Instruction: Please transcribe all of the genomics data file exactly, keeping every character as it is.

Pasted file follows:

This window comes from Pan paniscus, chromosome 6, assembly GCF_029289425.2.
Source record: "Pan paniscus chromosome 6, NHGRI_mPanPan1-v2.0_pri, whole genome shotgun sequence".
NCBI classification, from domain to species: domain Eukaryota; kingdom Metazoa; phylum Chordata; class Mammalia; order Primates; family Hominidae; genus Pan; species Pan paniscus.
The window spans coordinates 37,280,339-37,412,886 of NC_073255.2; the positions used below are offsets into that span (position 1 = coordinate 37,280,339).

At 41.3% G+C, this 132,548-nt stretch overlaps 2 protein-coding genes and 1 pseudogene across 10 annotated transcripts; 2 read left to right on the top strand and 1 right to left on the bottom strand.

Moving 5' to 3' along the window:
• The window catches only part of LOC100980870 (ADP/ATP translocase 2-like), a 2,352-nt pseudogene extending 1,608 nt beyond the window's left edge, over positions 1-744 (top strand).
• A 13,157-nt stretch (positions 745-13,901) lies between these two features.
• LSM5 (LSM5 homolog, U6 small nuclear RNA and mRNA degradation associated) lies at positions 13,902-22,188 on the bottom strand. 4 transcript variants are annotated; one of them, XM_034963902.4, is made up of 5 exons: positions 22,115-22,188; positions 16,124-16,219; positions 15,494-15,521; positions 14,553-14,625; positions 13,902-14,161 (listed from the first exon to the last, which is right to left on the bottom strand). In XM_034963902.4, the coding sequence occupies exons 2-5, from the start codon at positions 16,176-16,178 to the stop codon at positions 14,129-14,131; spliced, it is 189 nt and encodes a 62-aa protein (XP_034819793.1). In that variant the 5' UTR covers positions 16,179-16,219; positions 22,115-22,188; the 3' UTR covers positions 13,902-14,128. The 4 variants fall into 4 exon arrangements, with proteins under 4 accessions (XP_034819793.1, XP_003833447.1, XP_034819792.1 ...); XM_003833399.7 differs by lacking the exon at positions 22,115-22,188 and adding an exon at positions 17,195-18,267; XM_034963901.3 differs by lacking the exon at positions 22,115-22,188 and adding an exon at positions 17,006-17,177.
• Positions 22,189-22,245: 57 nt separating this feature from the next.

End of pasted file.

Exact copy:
This window comes from Pan paniscus, chromosome 6, assembly GCF_029289425.2.
Source record: "Pan paniscus chromosome 6, NHGRI_mPanPan1-v2.0_pri, whole genome shotgun sequence".
NCBI classification, from domain to species: domain Eukaryota; kingdom Metazoa; phylum Chordata; class Mammalia; order Primates; family Hominidae; genus Pan; species Pan paniscus.
The window spans coordinates 37,280,339-37,412,886 of NC_073255.2; the positions used below are offsets into that span (position 1 = coordinate 37,280,339).

At 41.3% G+C, this 132,548-nt stretch overlaps 2 protein-coding genes and 1 pseudogene across 10 annotated transcripts; 2 read left to right on the top strand and 1 right to left on the bottom strand.

Moving 5' to 3' along the window:
• The window catches only part of LOC100980870 (ADP/ATP translocase 2-like), a 2,352-nt pseudogene extending 1,608 nt beyond the window's left edge, over positions 1-744 (top strand).
• A 13,157-nt stretch (positions 745-13,901) lies between these two features.
• LSM5 (LSM5 homolog, U6 small nuclear RNA and mRNA degradation associated) lies at positions 13,902-22,188 on the bottom strand. 4 transcript variants are annotated; one of them, XM_034963902.4, is made up of 5 exons: positions 22,115-22,188; positions 16,124-16,219; positions 15,494-15,521; positions 14,553-14,625; positions 13,902-14,161 (listed from the first exon to the last, which is right to left on the bottom strand). In XM_034963902.4, the coding sequence occupies exons 2-5, from the start codon at positions 16,176-16,178 to the stop codon at positions 14,129-14,131; spliced, it is 189 nt and encodes a 62-aa protein (XP_034819793.1). In that variant the 5' UTR covers positions 16,179-16,219; positions 22,115-22,188; the 3' UTR covers positions 13,902-14,128. The 4 variants fall into 4 exon arrangements, with proteins under 4 accessions (XP_034819793.1, XP_003833447.1, XP_034819792.1 ...); XM_003833399.7 differs by lacking the exon at positions 22,115-22,188 and adding an exon at positions 17,195-18,267; XM_034963901.3 differs by lacking the exon at positions 22,115-22,188 and adding an exon at positions 17,006-17,177.
• Positions 22,189-22,245: 57 nt separating this feature from the next.